Late on Friday afternoon when most folks were fighting rush-hour traffic to get home for Christmas cheer and a long holiday weekend, about 60 people paused to remember some of the often forgotten victims of Bush’s America. For the 18th year we gathered at Pauper’s Field in Tucson’s Evergreen Cemetery to remember the homeless men and women who died on the streets of Tucson during the preceding year.

The estimate was 55, maybe 60, nobody knows, nobody cares. Working people cast aside, falling through the cracks in the “safety net.”

We don’t know how many more will die this winter. Over the years we have learned that the deaths will not diminish the ranks of the homeless. Our capitalist system, headed into recession, will replace the dead with new walking dead. Some are local working people, who, like many of us, were one or two paychecks away from homelessness. An illness, an accident, or loss of job threw them out on the street. Others are folks who lost their jobs and homes in the Midwest and have headed to warmer climes for the winter.

In the 1980s Tucson had a very militant and vigorous homeless movement. I can remember many of the homeless men who marched and camped out at government buildings demanding only to be treated as human beings. Asking for basic human rights: a home, a job, decent health care, an end to hunger, and for dignity.

I remember homeless men telling our elected officials that they are not fighting for themselves, “I’ll figure out how to survive, but these children” they would say with a false bravado. They didn’t survive. Most of the homeless men I got to know in the 1980s have died. They were not old. At age 62 one can collect Social Security and have enough to pay rent. They died from lack of shelter. They were killed by cold weather and an even colder system that uses people to make profits and then throws them away.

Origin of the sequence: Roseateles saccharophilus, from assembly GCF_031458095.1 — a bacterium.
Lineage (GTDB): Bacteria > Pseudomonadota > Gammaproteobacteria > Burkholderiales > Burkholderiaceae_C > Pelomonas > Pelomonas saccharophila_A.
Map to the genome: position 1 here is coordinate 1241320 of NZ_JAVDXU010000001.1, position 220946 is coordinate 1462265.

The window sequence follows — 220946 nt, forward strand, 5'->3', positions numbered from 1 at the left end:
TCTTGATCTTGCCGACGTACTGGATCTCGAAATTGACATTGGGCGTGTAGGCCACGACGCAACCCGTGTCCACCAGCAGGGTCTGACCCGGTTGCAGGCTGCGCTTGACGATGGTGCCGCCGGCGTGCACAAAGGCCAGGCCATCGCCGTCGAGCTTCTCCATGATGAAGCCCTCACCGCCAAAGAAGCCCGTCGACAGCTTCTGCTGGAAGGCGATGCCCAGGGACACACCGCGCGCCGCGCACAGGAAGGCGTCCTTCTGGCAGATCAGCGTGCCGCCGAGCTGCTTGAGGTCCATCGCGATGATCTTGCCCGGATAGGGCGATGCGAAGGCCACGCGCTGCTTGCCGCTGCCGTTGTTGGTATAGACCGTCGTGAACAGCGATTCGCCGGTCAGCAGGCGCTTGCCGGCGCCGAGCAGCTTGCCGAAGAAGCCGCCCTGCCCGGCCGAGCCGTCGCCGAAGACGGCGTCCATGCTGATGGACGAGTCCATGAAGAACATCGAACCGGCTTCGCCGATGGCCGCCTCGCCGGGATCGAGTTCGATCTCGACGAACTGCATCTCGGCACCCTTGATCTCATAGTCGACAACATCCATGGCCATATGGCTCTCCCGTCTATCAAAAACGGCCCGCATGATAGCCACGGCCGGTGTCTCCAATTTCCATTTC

At the December memorial we prayed and sang for our dead brothers and sisters. Speakers urged us to pressure Congress to pass the new National Housing Bill, and to attend the upcoming county board meeting where a living wage ordinance will be considered. It’s always good to be with people who not only pray, but are also actively engaged with others in the struggle for justice.

Still, something was missing. I came away full of anger at the killer. A killer of 60 in Tucson, and thousands more across our nation. A killer that slays more Americans every year than we lost in the Sept. 11 tragedy. A killer of so many of my old comrades, Abe, Eduardo, James.

Homelessness is a violent crime. The threat of homelessness terrorizes a vast section of hard working poor Americans. We must demand housing for all. Our unemployed can be put to work building homes, schools and medical clinics to treat homeless survivors. Most importantly, we must tackle the killer beast itself, our capitalist system. We need a socialist America that puts people above corporate profits. An America where housing, food, and decent jobs are a recognized right of all.

Joe Berick is a reader in Tucson, Arizona.